SSH Setup Notes

6 minute read

If you are working remotely and connecting to some other machine via ssh all the time, sometimes it becomes too frustrating to enter the password every single time. Until you setup your key-pairs. I didn’t know this until very recently. So in this post I will share very simple ssh setup basics. Lets say you want to do following connection:


This post explains the following:

  • How to create key-pair and share your public key with the remotes. Such that you can ssh without entering the password each time. This is especially useful when you are running distributed code.
  • How to create config file and create alias for ssh commands. So you can just call ssh stampede and you are connected to the machine!
  • How to do tunneling/forwarding such that you can run jupyter notebook on remote server.
  • How to mount remote folder to your OSX.

Key-Pair Setup

This part is inspired by this post. There are two steps to be made to share your public key with the host.

  • Create the key pair
    • Give location to be saved (Press Enter for default)
    • Optional passphrase, which is asked if entered each time the private key is used (safer).
    • Keys reside (if not changed intentionally during creation) at ~/.ssh/id_rsa(your private key) and ~/.ssh/ public key)
ssh-keygen -t rsa
  • Copy your public key to remote machine (using your password)
    • You need to copy your public key to the remote hosts in order to be able to use your private key to connect.
    • Do this automatically by using.

      You can also to this step manually like below

      cat ~/.ssh/ | ssh  "mkdir -p ~/.ssh && cat >>  ~/.ssh/authorized_keys"

      After this step now you can connect to your server by running ssh without entering any password(possibly passphrase for your private key)

Alias Setup

You can save your known ssh connections to the ~/.ssh/config file. Add following lines to this file. If not exist create it.

Host stampede
  User test49

This will allow you to call ssh stampede.

If desired flags can be also added by appropriate field_names. Here are some example such names replacing the flags of the ssh program.

ssh Flags config line User test49 HostName
-p 22000 Port 22000
-i ~/.ssh/id_rsa IdentityFile ~/.ssh/id_rsa
-L 8000:localhost:8888 LocalForward 8000 localhost:8888
-X ForwardX11 yes

To find out all config options check out man file with man ssh_config. After entering some of the config options one can still use flags before the alias. An example being:

ssh -f -N stampede

SSH Tunneling

Sometimes connecting to a server requires two ssh connections if you are outside of the local network. This was the case when I worked off-campus and wanted to use NYU’s clusters. Having two ssh connections makes local forwarding above a little more complicated. Without any tunneling one would need to arrange two local forwarding carefully. Another annoying thing when you work off-campus is that you need to make two ssh calls every time you want to open a new shell. Tunneling fixes both of the problems above. This part is inspired from the NYU’s HPC link.

I will be using NYU HPC off-campus access as an example to explain tunneling. If you are off-campus you need to do an ssh call to first and than another one to Lets start with adding following lines to our ~/.ssh/config file to define our tunnel.

Host hpc2tunnel
  ForwardX11 no
  LocalForward 8026
  LocalForward 8025
  User ue225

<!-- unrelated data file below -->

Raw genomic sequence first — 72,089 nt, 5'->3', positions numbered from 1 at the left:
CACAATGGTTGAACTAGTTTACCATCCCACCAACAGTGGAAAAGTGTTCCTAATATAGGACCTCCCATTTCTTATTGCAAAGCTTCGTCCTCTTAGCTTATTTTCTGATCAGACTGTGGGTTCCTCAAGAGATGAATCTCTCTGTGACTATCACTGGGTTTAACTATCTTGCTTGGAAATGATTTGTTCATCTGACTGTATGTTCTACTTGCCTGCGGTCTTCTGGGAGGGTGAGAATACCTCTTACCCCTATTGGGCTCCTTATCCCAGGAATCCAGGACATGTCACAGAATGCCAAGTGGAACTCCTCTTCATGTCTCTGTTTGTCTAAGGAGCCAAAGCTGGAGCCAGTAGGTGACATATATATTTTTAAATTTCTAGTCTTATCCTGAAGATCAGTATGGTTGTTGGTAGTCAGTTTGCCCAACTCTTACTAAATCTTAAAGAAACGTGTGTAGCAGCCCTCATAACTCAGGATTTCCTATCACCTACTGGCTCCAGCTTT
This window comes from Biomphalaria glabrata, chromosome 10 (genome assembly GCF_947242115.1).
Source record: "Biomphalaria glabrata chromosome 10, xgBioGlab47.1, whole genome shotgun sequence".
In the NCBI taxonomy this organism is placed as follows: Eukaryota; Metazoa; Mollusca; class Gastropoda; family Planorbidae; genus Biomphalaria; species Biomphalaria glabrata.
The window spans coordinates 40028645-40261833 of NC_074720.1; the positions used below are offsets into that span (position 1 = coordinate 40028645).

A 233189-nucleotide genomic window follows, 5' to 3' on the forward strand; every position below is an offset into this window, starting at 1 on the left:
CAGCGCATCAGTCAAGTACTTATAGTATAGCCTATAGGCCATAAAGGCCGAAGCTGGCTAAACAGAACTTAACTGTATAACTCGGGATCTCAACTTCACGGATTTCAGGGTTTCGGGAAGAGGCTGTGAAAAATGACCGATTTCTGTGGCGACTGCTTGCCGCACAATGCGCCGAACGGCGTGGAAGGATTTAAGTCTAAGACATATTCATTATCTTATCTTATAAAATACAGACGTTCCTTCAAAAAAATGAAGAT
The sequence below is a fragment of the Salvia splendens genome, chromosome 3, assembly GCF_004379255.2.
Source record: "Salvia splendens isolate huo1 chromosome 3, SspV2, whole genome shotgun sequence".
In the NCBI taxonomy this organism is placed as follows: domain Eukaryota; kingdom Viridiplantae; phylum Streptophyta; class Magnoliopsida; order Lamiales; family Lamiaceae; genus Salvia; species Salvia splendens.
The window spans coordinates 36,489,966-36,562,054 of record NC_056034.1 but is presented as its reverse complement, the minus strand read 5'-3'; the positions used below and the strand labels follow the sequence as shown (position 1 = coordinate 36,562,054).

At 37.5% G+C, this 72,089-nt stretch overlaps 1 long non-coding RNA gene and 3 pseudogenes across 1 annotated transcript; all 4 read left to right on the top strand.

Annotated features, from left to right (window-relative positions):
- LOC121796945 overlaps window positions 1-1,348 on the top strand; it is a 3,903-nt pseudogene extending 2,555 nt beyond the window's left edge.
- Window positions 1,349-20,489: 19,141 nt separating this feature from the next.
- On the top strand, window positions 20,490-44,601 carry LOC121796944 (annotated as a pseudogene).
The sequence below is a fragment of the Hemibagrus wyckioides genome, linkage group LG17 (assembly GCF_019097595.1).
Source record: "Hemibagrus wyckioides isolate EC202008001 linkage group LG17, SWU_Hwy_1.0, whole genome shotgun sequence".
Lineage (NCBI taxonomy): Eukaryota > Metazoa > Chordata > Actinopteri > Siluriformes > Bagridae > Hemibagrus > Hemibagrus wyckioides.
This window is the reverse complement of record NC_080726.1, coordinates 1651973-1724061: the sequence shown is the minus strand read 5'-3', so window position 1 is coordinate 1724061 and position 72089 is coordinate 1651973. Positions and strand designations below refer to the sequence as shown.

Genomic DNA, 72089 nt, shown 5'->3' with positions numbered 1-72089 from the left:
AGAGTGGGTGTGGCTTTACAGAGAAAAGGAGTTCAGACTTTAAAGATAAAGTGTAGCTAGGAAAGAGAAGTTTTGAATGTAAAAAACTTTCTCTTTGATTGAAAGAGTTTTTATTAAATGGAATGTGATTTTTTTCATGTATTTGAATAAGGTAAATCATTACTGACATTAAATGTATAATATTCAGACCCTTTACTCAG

This defines the tunnel, which is nothing but an ssh connection with local forwarding connecting localhost:8026 to default ssh port(22) of on a short history of how port 22 became the default port, read here). Other local forwarding definitions can be defined on the same Host definition. After this when ssh hpc2tunnel called, our localhost at port 8026 listens on therefore we can ssh to our localhost at port 8026 to connect to the prince cluster with one call. Adding the definition below does this for us.

Host princeOffCampus
  HostName localhost
  Port 8026
  ForwardX11 yes
  User ue225

After these definitions all you need to do call ssh hpc2tunnel and leave it open. Than open as many tabs as you want and use ssh princeOffCampus to connect to the server with one call.

SSH Folder Mounting

Another very useful thing that I discovered recently over ssh is mounting a folder in remote server on to your local system and work with the remote folder as if it is in your computer and everything is synced automatically. To do that you need to first install this two packages.

brew cask install Caskroom/cask/osxfuse
brew install sshfs

Now we ready to go. sshfs needs a symbolic folder to be created so we create that. After that I am mounting the folder(/home/ue225/lecture1) on remote server stampede to my local folder /Users/evcu/dummy as customName. On terminal the content of lecture1 is copied to dummy folder, however when you open Finder you would see customName appears as remote device name. Modified the files as you wish and enjoy the magical sync happening lightning fast. Once you done you can unmount with umount.

mkdir /Users/evcu/dummy
sshfs -p 22 stampede:/home/ue225/lecture1 /Users/evcu/dummy -oauto_cache,reconnect,defer_permissions,noappledouble,negative_vncache,volname=customName,transform_symlinks,follow_symlinks
ls /Users/evcu/dummy #ls lecture1 folder.
umount /Users/evcu/dummy

Runnig commands on logout

I should refer to this wikipedia page. You can basically start a program and leave by adding nohup to the beginning of your command. This would prevent sending the HUP signal on sign-out.

nohup ./myprogram > foo.out 2> foo.err < /dev/null &

Creating a background task on bash would generate an integer like [1] 3533 You can use first number to kill the process kill %1 or kill 3533. If you forget the PID of the process you can run ps -ef | grep myprogram